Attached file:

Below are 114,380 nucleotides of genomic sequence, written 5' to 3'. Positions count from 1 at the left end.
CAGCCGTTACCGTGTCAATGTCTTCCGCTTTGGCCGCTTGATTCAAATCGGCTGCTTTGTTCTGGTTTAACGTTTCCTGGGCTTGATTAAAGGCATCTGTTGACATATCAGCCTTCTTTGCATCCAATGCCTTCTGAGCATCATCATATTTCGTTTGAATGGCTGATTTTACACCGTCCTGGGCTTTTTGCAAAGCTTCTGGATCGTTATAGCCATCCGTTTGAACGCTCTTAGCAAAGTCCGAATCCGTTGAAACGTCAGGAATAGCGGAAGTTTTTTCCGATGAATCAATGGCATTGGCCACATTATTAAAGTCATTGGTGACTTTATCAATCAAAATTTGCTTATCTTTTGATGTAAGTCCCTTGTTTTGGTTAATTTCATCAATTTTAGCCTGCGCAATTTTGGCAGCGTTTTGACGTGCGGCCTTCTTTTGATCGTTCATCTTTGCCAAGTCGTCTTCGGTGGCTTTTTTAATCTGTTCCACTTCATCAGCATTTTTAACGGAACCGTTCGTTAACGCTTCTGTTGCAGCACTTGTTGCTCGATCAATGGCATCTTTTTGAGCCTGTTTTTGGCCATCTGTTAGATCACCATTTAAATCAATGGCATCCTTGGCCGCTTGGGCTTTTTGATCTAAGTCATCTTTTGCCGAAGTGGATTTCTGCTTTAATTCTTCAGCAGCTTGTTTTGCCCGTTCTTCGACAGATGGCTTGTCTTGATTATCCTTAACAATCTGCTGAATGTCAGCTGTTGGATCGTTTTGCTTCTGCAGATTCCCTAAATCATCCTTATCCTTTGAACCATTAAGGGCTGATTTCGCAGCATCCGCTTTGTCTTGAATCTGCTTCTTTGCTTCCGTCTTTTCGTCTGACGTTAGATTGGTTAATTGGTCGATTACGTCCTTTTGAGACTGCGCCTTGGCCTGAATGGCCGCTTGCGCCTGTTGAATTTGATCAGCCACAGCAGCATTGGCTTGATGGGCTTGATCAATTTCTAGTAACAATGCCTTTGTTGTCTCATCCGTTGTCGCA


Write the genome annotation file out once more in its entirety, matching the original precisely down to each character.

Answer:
Below are 114,380 nucleotides of genomic sequence, written 5' to 3'. Positions count from 1 at the left end.
CAGCCGTTACCGTGTCAATGTCTTCCGCTTTGGCCGCTTGATTCAAATCGGCTGCTTTGTTCTGGTTTAACGTTTCCTGGGCTTGATTAAAGGCATCTGTTGACATATCAGCCTTCTTTGCATCCAATGCCTTCTGAGCATCATCATATTTCGTTTGAATGGCTGATTTTACACCGTCCTGGGCTTTTTGCAAAGCTTCTGGATCGTTATAGCCATCCGTTTGAACGCTCTTAGCAAAGTCCGAATCCGTTGAAACGTCAGGAATAGCGGAAGTTTTTTCCGATGAATCAATGGCATTGGCCACATTATTAAAGTCATTGGTGACTTTATCAATCAAAATTTGCTTATCTTTTGATGTAAGTCCCTTGTTTTGGTTAATTTCATCAATTTTAGCCTGCGCAATTTTGGCAGCGTTTTGACGTGCGGCCTTCTTTTGATCGTTCATCTTTGCCAAGTCGTCTTCGGTGGCTTTTTTAATCTGTTCCACTTCATCAGCATTTTTAACGGAACCGTTCGTTAACGCTTCTGTTGCAGCACTTGTTGCTCGATCAATGGCATCTTTTTGAGCCTGTTTTTGGCCATCTGTTAGATCACCATTTAAATCAATGGCATCCTTGGCCGCTTGGGCTTTTTGATCTAAGTCATCTTTTGCCGAAGTGGATTTCTGCTTTAATTCTTCAGCAGCTTGTTTTGCCCGTTCTTCGACAGATGGCTTGTCTTGATTATCCTTAACAATCTGCTGAATGTCAGCTGTTGGATCGTTTTGCTTCTGCAGATTCCCTAAATCATCCTTATCCTTTGAACCATTAAGGGCTGATTTCGCAGCATCCGCTTTGTCTTGAATCTGCTTCTTTGCTTCCGTCTTTTCGTCTGACGTTAGATTGGTTAATTGGTCGATTACGTCCTTTTGAGACTGCGCCTTGGCCTGAATGGCCGCTTGCGCCTGTTGAATTTGATCAGCCACAGCAGCATTGGCTTGATGGGCTTGATCAATTTCTAGTAACAATGCCTTTGTTGTCTCATCCGTTGTCGCA